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Winter Gloves – making the right choice

Winter gloves

I’m a bit of a winter glove obsessive.

I don’t know what it is, maybe it’s that I suffer with cold hands but I am constantly on the search for the perfect winter gloves and dip into outdoor stores regularly to check out the latest offerings.

So, what are the important features I am looking for when trying on new designs?

The gloves have ideally to be waterproof (though that is always difficult when there is a gaping hole where your hand goes in) be quick drying, have good insulation to keep your fingers warm, and have a reasonable amount of dexterity for doing fiddly tasks like opening rucksacks and tying in with the rope.

There is often a conflict between these features, a heavily insulated glove won’t give the optimum dexterity and a waterproof glove won’t be quick drying. Any winter glove therefore will be something of a compromise.

Fleece Gloves

Fleece gloves are not well insulated and offer no protection from rain.

So, let’s begin with the standard fleece gloves.

They have some insulation and offer reasonably good dexterity; however, they are not in the least bit water resistant and will get wet very quickly. This renders them almost useless in winter and I am often replacing the soaking, cold fleece gloves of clients with a pair of my own winter gloves. Leave the fleece gloves at home in winter.

If, however, we cover our fleece gloves with a durable, wind resistant and water repellent outer layer we have the makings of a reasonable winter glove. Unfortunately, this will not provide enough insulation for the coldest mountain days and if sufficient insulation is added we lose the ability to close the hand and therefore that all-important dexterity.

It’s a fact that the palms of our hands are better protected against the cold than the back. Our fingers and palms have thicker skin and stores of fatty tissue, both of which will keep the palmar side insulated. In contrast the back of your hand has thinner skin and doesn’t have the same fat reserves as the palm, the blood vessels are also right underneath the skin. This makes the back of your hand much more sensitive to cold.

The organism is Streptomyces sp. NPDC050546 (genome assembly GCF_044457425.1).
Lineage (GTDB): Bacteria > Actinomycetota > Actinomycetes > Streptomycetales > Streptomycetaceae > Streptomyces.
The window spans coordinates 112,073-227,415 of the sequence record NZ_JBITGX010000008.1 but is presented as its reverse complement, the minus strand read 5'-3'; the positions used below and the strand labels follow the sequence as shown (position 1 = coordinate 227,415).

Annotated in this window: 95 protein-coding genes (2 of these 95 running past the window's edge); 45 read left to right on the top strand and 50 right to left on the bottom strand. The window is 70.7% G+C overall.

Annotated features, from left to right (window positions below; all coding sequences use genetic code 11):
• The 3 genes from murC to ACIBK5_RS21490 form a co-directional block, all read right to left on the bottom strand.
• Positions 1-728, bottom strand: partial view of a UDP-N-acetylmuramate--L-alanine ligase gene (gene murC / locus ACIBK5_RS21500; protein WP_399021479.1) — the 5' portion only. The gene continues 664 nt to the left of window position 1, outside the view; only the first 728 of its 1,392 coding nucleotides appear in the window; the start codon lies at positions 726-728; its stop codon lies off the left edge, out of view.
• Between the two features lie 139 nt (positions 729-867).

Good winter gloves will have thicker insulation on the back of the hand, often fibre pile, and thinner insulation on the palm side, either fleece or primaloft. This offers a good compromise giving reasonable dexterity combined with good insulation.

Winter Gloves

Insulated gloves with a gauntlet style cuff are essential in winter.

Our optimum winter glove is now beginning to take shape.

Further improvements can be made by extending the cuff below the wrist to make them into gauntlets. A lot of heat is lost through our wrists as major blood vessels lie close to the surface here. By extending the gloves in this way and adding an adjustable cinching cuff closure more heat is trapped inside.

Ideally, we would now add a waterproof membrane, like Gore-Tex, underneath the outer layer of our gloves. This would ensure they were waterproof as well as windproof. However, the benefits are somewhat limited as the large hole your hand goes in can also let in water. Waterproof gloves can take a very long time to dry out once they are soaked inside.

One solution is to wear water resistant gloves, with no membrane, and to change them for a dry pair half way through the day. They are cheaper than fully waterproof gloves but you would have to buy two pairs. It is always a good idea to carry at least 2 pairs of gloves in the winter anyway, in case you lose one during the day.

Winter Gloves

Carrying a selection of glove options is always a good idea when hiking in winter.

You can further enhance your glove options by wearing thin liner gloves under your thicker gloves. This gives you an extra layer of insulation as well as some protection for your hands if you have to take off your outer pair. If you take this option you will need to buy gloves bigger than usual to accommodate the liners. Note that if your gloves are too tight they will restrict the blood circulation and compress the insulation so it becomes less effective.

It is also very difficult to get wet hands into tight fitting gloves.

Finally, you can always opt for mittens.

They offer extremely good insulation and are windproof and water resistant. However, you lose all dexterity and you will have to remove them to perform any tasks with your fingers. In very cold weather oversize mittens can be slipped over existing gloves temporarily to rewarm cold hands and I have seen them used successfully for this purpose.

Ultimately our glove choices will depend on need, the tasks we want them to perform and available funds.

But remember, numb unresponsive fingers are very debilitating, so choose carefully.

Russ Mills owns and runs, a guided hiking and mountain training business based in Dublin.